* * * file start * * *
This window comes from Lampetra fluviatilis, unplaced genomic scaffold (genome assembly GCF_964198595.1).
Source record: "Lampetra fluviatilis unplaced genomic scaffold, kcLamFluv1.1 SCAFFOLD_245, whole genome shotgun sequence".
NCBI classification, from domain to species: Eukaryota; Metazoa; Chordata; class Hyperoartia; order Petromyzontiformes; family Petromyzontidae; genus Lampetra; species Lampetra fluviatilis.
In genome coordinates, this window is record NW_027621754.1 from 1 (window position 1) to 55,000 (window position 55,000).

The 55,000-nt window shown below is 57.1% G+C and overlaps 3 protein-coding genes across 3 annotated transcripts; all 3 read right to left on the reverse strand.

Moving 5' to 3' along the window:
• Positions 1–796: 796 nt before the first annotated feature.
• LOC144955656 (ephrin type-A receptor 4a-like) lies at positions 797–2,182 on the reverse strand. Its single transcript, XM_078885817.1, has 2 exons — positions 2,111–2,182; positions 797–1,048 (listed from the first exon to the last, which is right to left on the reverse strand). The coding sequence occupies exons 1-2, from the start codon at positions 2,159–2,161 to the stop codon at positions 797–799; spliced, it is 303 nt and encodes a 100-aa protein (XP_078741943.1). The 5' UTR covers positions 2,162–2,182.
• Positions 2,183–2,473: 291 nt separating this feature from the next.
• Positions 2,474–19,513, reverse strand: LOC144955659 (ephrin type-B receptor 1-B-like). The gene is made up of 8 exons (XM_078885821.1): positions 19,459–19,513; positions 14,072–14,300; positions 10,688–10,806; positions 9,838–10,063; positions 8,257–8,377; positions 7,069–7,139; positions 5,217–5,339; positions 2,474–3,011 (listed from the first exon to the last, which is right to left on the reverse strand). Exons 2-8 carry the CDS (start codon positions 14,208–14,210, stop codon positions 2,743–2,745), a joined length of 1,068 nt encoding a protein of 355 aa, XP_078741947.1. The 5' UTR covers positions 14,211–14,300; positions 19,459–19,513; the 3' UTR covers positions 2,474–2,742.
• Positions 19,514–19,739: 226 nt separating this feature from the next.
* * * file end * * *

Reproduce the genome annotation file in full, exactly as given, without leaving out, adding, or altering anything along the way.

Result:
This window comes from Lampetra fluviatilis, unplaced genomic scaffold (genome assembly GCF_964198595.1).
Source record: "Lampetra fluviatilis unplaced genomic scaffold, kcLamFluv1.1 SCAFFOLD_245, whole genome shotgun sequence".
NCBI classification, from domain to species: Eukaryota; Metazoa; Chordata; class Hyperoartia; order Petromyzontiformes; family Petromyzontidae; genus Lampetra; species Lampetra fluviatilis.
In genome coordinates, this window is record NW_027621754.1 from 1 (window position 1) to 55,000 (window position 55,000).

The 55,000-nt window shown below is 57.1% G+C and overlaps 3 protein-coding genes across 3 annotated transcripts; all 3 read right to left on the reverse strand.

Moving 5' to 3' along the window:
• Positions 1–796: 796 nt before the first annotated feature.
• LOC144955656 (ephrin type-A receptor 4a-like) lies at positions 797–2,182 on the reverse strand. Its single transcript, XM_078885817.1, has 2 exons — positions 2,111–2,182; positions 797–1,048 (listed from the first exon to the last, which is right to left on the reverse strand). The coding sequence occupies exons 1-2, from the start codon at positions 2,159–2,161 to the stop codon at positions 797–799; spliced, it is 303 nt and encodes a 100-aa protein (XP_078741943.1). The 5' UTR covers positions 2,162–2,182.
• Positions 2,183–2,473: 291 nt separating this feature from the next.
• Positions 2,474–19,513, reverse strand: LOC144955659 (ephrin type-B receptor 1-B-like). The gene is made up of 8 exons (XM_078885821.1): positions 19,459–19,513; positions 14,072–14,300; positions 10,688–10,806; positions 9,838–10,063; positions 8,257–8,377; positions 7,069–7,139; positions 5,217–5,339; positions 2,474–3,011 (listed from the first exon to the last, which is right to left on the reverse strand). Exons 2-8 carry the CDS (start codon positions 14,208–14,210, stop codon positions 2,743–2,745), a joined length of 1,068 nt encoding a protein of 355 aa, XP_078741947.1. The 5' UTR covers positions 14,211–14,300; positions 19,459–19,513; the 3' UTR covers positions 2,474–2,742.
• Positions 19,514–19,739: 226 nt separating this feature from the next.